Genetic basis of schizophrenia: Basic hypothesis pathways and gene functions
Alper Tanrıkulu1, Oytun Erbaş1,2
1Institute of Experimental Medicine, Gebze-Kocaeli, Turkey
2Department of Physiology, Medical Faculty of Demiroğlu Bilim University, Istanbul, Turkey
Keywords: COMT, DISC1, Dopamine, DRD2, GLIN2A, glutamate, NRG1, schizophrenia gene
Schizophrenia is a neurodegenerative disease in which cognitive and behavioral disorders coexist. Based on magnetic resonance imaging (MRI) studies, there are problems in neuron connections and the prefrontal lobe is almost completely disrupted. It is highly inherited. Genome scans have shown that variations in the major histocompatibility complex (MHC) genes may be a risk factor for schizophrenia. Detection of the differences in allele frequency is also important in the etiology studies of the disease. Schizophrenia is a very complex disease due to dysfunction of almost entire neurocognitive related systems. With the discovery of antipsychotic drugs, many hypotheses have been put forward on the etiology of the disease. One of them is dopamine hypothesis of schizophrenia and the other is glutamate hypothesis of schizophrenia. Antipsychotic drugs alleviate psychosis symptoms by interacting with protein receptors or ion channels involved in dopamine glutamate and gamma aminobutyric acid (GABA) pathways. In this review, we discuss dopamine and glutamate hypotheses based on the etiology of schizophrenia and the genes that have the most evidence for their relationship with the disease.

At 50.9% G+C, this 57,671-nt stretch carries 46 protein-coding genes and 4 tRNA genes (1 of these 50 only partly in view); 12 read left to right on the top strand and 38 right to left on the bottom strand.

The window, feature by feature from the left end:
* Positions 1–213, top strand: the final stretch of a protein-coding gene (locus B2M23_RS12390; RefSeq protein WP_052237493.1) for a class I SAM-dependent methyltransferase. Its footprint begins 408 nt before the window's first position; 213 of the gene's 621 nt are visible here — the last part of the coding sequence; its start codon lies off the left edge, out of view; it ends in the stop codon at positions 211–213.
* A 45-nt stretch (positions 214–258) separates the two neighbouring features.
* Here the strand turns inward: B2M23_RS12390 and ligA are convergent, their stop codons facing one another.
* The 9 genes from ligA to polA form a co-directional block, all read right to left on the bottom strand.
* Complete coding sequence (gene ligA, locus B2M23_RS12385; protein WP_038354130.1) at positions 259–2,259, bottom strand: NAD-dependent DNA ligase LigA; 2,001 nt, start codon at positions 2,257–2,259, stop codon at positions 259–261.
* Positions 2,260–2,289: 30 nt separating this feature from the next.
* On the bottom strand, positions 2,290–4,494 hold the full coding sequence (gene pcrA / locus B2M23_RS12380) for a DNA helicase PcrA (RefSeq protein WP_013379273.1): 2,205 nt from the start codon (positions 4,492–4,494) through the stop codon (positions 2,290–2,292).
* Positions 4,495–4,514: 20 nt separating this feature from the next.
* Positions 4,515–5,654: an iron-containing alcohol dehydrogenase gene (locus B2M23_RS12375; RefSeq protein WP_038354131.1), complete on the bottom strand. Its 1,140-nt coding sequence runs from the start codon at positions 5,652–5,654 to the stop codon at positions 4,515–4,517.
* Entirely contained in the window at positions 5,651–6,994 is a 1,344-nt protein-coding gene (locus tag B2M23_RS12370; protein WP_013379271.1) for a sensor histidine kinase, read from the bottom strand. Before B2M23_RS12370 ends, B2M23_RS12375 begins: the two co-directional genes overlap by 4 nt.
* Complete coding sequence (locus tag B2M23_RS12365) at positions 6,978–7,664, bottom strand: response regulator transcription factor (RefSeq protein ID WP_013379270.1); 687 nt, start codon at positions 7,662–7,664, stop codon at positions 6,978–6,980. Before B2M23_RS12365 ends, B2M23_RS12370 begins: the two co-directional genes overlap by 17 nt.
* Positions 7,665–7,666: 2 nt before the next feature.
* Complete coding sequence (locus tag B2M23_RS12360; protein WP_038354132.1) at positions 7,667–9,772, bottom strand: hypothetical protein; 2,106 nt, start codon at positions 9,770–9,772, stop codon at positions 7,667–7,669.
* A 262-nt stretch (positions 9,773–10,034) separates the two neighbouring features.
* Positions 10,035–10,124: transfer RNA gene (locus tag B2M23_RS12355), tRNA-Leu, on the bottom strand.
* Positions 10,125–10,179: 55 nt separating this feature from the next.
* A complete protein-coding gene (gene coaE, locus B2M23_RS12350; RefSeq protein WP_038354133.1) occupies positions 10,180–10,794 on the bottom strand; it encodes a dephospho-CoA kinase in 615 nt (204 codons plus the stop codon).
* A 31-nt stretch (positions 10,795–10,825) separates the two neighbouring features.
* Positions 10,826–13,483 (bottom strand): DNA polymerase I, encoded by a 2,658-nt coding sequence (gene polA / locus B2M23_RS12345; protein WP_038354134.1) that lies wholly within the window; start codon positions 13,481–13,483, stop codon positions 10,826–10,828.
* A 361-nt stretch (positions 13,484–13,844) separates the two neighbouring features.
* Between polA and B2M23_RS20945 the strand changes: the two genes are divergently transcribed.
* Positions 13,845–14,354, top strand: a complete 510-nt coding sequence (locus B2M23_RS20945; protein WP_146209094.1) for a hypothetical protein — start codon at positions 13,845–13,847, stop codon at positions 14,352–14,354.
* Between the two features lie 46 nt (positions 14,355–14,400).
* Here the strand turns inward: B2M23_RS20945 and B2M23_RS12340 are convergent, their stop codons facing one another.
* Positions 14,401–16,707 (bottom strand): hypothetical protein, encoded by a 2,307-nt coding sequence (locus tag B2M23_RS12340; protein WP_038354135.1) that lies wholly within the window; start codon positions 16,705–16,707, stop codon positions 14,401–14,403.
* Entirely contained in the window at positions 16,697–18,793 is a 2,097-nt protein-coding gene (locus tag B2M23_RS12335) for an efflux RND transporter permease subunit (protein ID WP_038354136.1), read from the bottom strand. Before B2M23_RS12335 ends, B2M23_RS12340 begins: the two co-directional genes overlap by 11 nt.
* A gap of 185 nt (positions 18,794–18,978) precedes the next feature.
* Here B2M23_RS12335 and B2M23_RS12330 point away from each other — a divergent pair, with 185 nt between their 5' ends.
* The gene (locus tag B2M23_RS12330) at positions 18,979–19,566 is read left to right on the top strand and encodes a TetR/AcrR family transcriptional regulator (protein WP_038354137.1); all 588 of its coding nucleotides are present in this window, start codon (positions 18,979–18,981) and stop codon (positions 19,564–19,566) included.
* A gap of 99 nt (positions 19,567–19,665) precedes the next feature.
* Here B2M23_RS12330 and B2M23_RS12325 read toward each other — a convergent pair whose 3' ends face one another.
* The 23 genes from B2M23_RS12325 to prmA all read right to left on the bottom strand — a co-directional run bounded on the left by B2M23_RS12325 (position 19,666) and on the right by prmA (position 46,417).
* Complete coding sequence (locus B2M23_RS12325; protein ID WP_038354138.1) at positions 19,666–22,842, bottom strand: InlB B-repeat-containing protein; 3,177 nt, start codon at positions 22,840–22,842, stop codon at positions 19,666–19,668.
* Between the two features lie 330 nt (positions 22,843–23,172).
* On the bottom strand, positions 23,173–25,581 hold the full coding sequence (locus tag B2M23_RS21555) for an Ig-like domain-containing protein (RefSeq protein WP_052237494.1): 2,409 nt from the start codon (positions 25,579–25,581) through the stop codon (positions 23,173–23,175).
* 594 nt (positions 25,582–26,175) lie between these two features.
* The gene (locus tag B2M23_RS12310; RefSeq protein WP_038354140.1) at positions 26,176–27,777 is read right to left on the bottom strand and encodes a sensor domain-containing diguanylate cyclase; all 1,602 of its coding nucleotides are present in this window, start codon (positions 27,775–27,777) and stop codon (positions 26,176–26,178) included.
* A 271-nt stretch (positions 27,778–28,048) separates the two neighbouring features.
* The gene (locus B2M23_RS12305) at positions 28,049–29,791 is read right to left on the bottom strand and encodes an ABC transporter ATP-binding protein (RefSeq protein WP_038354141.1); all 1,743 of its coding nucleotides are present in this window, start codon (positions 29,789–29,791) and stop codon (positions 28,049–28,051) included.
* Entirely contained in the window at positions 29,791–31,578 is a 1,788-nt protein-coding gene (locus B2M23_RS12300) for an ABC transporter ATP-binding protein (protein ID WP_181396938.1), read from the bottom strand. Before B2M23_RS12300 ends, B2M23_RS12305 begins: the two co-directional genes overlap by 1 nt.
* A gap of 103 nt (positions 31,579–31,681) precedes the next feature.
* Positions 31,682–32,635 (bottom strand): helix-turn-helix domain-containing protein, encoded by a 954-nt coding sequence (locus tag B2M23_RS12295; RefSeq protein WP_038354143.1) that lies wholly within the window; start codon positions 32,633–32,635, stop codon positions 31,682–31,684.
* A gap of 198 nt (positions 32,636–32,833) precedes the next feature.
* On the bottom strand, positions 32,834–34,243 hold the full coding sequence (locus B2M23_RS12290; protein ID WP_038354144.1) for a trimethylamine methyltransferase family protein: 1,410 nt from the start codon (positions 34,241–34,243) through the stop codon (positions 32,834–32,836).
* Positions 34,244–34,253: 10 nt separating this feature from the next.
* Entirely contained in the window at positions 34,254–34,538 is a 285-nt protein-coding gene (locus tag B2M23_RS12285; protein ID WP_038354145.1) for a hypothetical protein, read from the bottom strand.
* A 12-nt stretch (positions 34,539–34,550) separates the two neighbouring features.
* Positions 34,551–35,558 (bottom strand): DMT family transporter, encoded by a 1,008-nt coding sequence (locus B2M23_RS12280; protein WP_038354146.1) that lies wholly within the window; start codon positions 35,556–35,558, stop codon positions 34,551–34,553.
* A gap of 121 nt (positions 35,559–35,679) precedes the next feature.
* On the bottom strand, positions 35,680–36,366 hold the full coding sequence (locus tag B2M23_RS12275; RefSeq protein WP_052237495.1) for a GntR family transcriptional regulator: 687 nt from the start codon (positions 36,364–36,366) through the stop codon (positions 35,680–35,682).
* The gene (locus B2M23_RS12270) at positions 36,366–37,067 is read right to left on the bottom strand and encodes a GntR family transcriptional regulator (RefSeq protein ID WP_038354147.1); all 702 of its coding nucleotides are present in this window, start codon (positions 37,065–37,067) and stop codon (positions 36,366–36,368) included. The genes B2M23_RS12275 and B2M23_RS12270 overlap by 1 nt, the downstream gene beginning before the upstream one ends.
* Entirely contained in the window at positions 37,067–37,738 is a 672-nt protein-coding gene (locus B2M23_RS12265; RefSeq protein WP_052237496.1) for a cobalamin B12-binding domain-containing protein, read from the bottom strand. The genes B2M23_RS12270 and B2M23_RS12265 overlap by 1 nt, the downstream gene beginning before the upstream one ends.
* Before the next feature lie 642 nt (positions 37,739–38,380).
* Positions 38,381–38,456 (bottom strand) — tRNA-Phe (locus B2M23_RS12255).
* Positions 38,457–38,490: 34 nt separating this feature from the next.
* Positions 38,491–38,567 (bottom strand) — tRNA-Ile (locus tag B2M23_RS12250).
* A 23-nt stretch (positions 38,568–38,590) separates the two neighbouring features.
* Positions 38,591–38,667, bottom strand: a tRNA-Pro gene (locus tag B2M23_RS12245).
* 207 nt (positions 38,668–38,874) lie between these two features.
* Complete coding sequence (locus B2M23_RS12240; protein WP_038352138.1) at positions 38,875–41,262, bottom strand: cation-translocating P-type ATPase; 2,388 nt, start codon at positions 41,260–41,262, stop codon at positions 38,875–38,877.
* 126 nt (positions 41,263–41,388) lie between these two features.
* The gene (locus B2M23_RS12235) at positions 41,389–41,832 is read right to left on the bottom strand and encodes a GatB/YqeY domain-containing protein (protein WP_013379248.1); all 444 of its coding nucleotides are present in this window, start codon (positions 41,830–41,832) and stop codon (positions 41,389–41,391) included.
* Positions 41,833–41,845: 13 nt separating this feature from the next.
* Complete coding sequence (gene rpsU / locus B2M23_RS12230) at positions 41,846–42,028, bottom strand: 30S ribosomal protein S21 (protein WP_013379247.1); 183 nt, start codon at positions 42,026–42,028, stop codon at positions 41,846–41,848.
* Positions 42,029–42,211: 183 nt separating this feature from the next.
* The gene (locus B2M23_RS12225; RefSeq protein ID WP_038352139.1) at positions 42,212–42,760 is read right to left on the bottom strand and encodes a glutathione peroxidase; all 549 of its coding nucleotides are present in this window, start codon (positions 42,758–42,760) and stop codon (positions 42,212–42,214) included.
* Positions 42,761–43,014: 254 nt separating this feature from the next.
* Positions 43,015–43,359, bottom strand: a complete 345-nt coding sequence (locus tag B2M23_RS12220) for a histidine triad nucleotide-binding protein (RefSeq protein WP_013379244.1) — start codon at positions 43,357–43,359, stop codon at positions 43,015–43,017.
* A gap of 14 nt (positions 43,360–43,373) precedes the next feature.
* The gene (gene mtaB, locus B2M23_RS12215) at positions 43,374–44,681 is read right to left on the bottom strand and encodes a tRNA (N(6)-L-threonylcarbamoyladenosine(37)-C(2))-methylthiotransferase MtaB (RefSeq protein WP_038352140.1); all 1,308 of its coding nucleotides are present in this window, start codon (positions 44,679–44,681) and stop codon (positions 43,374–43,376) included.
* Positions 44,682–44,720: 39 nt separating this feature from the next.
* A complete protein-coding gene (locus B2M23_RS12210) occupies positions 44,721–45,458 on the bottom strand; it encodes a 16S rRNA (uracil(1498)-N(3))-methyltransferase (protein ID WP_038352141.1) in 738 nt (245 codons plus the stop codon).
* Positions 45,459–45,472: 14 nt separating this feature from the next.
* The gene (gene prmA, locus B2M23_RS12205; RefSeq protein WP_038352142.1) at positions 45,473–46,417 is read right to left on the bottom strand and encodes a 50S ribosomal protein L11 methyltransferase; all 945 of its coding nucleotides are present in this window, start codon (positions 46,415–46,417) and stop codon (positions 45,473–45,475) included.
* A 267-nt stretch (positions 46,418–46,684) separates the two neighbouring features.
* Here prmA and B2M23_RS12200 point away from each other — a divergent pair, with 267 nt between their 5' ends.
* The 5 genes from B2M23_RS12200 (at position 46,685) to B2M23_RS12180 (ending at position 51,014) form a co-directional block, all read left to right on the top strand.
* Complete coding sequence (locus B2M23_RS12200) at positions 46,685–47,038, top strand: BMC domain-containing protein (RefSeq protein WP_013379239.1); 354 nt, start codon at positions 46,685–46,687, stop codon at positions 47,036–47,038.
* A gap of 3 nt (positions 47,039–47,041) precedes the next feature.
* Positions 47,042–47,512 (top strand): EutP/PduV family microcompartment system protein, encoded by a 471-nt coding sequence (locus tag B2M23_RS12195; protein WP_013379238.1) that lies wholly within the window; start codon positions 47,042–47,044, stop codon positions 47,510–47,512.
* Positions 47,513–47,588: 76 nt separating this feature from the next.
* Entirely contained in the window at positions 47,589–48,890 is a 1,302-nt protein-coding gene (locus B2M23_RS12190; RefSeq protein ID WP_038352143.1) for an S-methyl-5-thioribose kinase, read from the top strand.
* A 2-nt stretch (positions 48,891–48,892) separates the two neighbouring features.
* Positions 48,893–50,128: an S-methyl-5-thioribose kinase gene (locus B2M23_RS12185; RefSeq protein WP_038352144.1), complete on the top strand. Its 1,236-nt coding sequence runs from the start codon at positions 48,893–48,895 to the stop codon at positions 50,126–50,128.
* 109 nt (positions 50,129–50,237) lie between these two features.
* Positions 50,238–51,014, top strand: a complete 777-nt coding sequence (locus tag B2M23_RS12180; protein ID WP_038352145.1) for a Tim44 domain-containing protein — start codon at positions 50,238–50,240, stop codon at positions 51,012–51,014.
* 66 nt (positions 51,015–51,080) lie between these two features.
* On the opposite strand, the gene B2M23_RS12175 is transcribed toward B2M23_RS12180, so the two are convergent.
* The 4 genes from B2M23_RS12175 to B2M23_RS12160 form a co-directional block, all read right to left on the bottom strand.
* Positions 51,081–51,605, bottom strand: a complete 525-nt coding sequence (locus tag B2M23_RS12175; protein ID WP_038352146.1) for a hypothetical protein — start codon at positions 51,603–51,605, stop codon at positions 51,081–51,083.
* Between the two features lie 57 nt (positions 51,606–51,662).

The authors declared no conflicts of interest with respect to the authorship and/or publication of this article.
The authors received no financial support for the research and/or authorship of this article.